In reality we need a social coalition which unites all of those within the nation who seek to address in an effective way poverty and disadvantage – each being encouraged to share responsibility for providing opportunity, each being provided with incentive to offer a fair go to those in need and each being rewarded by playing a greater role in the decision making process.

I am resolved to provide a modern safety net which encourages responsibility and embraces prevention as much as cure. Traditional state-centred welfare has failed to prevent social problems and has perpetuated dependency rather than re-engagement with work and the community.

This does not mean winding back government assistance for those in need or for those who support them. We will enhance the role of community organisations not increase the burdens they carry.

Every day organisations like the Salvation Army and the Society of St Vincent de Paul display their capacity to enhance the welfare of those in need. Each day they address the very personal impact of social problems in ways that governments simply cannot.

I resolve to build on the initiatives of our first term which, for the first time, involved community organisations in the design and implementation of our Tough on Drugs programme and Youth Homelessness pilot projects.

I resolve to build a stronger social coalition, renewing my call to business both large and small to play their part. To give back to the community from which they profit, to follow the example of many genuine Australian philanthropists, to advise, to donate in cash or kind, to mentor.

And I resolve to leave a legacy of this International Year of Older Persons by paying due tribute to older Australians, truly valuing Australia’s wealth for their toil.

We have already extended the Seniors’ Health Card and the Veterans’ Gold Card and provided the farm families assets test concession just as we have recognised the desire of older Australians to be cared for in their own homes through our Staying at Home package.

Building on our Staying at Home package announced last year and our co-ordinated care trials I want to provide better health care for older people in their own homes. I also want to enable them to remain active participants in their local communities consistent with the Australian way of a fair go for all.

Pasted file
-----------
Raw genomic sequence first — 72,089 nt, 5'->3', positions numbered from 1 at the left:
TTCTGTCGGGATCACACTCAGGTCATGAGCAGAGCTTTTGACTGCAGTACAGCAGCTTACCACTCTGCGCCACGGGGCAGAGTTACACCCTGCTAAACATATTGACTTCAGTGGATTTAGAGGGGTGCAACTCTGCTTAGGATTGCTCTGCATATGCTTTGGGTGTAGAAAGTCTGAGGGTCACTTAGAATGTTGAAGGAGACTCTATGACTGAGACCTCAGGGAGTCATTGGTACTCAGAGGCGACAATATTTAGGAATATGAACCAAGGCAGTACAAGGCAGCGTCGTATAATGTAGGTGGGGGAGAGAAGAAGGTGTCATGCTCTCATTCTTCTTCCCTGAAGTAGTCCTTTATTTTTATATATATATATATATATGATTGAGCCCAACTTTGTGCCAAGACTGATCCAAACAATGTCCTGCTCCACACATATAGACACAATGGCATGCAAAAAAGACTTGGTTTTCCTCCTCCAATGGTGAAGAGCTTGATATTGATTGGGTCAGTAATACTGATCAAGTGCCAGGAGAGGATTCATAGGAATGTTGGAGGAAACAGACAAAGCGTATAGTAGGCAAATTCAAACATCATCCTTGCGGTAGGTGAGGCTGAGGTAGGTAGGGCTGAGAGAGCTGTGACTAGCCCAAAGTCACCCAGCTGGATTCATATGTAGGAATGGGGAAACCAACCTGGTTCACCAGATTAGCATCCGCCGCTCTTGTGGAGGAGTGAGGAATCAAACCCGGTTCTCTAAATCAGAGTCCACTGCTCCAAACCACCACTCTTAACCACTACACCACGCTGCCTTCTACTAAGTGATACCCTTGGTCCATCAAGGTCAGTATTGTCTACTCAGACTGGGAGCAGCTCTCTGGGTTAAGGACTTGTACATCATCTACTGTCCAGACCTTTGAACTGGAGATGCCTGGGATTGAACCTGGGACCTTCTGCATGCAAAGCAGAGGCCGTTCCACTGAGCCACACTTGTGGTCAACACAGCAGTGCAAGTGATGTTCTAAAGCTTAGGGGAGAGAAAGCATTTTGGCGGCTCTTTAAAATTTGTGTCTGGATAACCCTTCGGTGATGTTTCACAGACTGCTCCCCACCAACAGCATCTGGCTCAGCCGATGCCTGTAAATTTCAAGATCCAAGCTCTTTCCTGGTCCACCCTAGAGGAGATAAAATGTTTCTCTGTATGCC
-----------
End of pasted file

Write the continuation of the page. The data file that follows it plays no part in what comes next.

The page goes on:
I have asked Dr Wooldridge to report to Cabinet on plans to implement these principles and announcements will be made in the months ahead to help care for older Australians particularly those afflicted with chronic and complex illnesses.

Such a goal can only be achieved by involving the health care industry and the medical profession in particular and I look forward to their co-operation.

Mutual Obligation

The dole system that we inherited sent the worst possible message to young Australians. It told them that dropping out of school, out of their communities, escaping personal responsibility, was acceptable and that the taxpayer would foot the bill.

The dole system should be about choice and responsibility – providing young people with the opportunity for training and education but at the same time making them fully responsible for their choices and for themselves.

This principle underpins our youth allowance which encourages those in receipt of government benefits to finish school and better themselves.

And it holds true for my government’s work for the dole scheme.

Under the Government’s Work for the Dole Scheme 2,000 applications have been received for projects, 410 have commenced and over 18,000 young Australians have benefited from their personal involvement in work for the dole.